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12 August 2015

Yarl’s Wood immigration detention centre is of “national concern“, says prisons watchdog

A new report has foud that the conditions at the immigration detention centre have seriously deteriorated, making it "a place of national concern".

By June Eric-Udorie

Controversial immigration center Yarl’s Wood has been branded “a national concern” in a new scathing report by the prisons watchdog. Nick Hardwick, chief prisons inspector, said that “Yarl’s Wood is failing to meet the needs of the most vulnerable women held.” Health care services at the centre have declined “severely” and pregnant women are still being held at the facility against government policy. 

The centre, located in Bedfordshire, had over 350 detainees at the time of inspections in April and May. The vast majority of detainees are single women who have already experienced traumatic events such as rape and some are fleeing war and persecution. Home Office policy states pregnant women should not normally be detained but 99 were held at Yarl’s Wood in 2014. Only nine were ultimately removed from the UK. Other women have been held for more than a year because of “unacceptable” delays in processing their cases. In one case, a woman was held for 17 months.

Since the centre opened in 2001 it has been beset by problems. The last inspection completed in 2013 concluded that the situation was improving, but Mr. Hardwick said it has since deteriorated and is understaffed.

HM Inspectorate of Prisons (HMIP) found 45 per cent of female detainees felt “unsafe” due to the uncertainty of their immigration status, poor health care and having too few visible staff. Inspectors also revealed that violent incidents have increased, with the number of reported assaults trebling in a year. In one incident, an officer repeatedly struck at least two women with his shield as staff attempted to remove a detainee.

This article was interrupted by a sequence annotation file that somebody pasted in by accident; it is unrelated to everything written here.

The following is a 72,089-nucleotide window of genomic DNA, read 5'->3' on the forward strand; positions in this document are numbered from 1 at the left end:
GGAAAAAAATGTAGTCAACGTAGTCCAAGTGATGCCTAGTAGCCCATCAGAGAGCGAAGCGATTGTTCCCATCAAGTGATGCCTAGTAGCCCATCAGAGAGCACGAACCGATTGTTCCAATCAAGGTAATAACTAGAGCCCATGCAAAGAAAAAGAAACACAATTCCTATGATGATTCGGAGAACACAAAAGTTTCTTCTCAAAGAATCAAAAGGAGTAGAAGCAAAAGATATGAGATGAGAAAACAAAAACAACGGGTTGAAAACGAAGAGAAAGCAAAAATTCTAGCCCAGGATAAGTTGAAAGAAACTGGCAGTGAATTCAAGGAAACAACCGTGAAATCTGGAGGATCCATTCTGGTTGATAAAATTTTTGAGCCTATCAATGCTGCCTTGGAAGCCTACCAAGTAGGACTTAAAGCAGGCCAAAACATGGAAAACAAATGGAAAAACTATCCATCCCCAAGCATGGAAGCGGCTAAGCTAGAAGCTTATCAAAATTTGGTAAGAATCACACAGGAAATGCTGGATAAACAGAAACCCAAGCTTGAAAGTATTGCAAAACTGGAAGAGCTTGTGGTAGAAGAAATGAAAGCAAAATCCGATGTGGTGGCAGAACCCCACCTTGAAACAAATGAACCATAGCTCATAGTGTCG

Several complaints which have been made in the past, such as male staff entering women’s rooms without knocking, sexually inappropriate comments from staff, “sexual contact” and abuse were brought up again. However, it is worth noting that the HMIP did not find evidence of widespread abuse. There were also complaints that the care planning for women with complex needs is so poor that it puts them at risk and pharmacy services are “chaotic”.

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Inspectors raised particular concerns about the length of time some women were being held for and the detention of vulnerable inmates “without clear reason”. Mr. Hardwick called for “decisive action” to ensure women are only detained as “a last resort.” In the last six months, 894 women were released back into the community, more than double the number (443) that were removed from the UK. The report went on to say that this “raises questions about the validity of their detention in the first place.”

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There were some positive findings. HMIP said the facility was clean, most detainees said staff treated them with respect and recreational facilities and access to the internet were good. Serco, which has run Yarl’s Wood since 2007, said it was “working very hard” to increase the number of female staff members. John Shaw of G4S, which provides health services, said the firm is “reconfiguring” the service to address a “growing number of more complex medical requirements” at the centre. An NHS England spokeswoman said they had been working closely with G4S to “ensure that rapid progress is made to achieve the high standards we expect.” She added they have “action plans” in place to address the concerns raised during a recent inspection and they will be reviewed in the light of the new report.

Maurice Wren, the chief executive for Refugee Council, has called for the closure of Yarl’s Wood. He said, “The fact that people fleeing war and persecution are being locked away indefinitely in a civilised country is an affront to the values of liberty and compassion that we proudly regard as the cornerstones of our democracy.”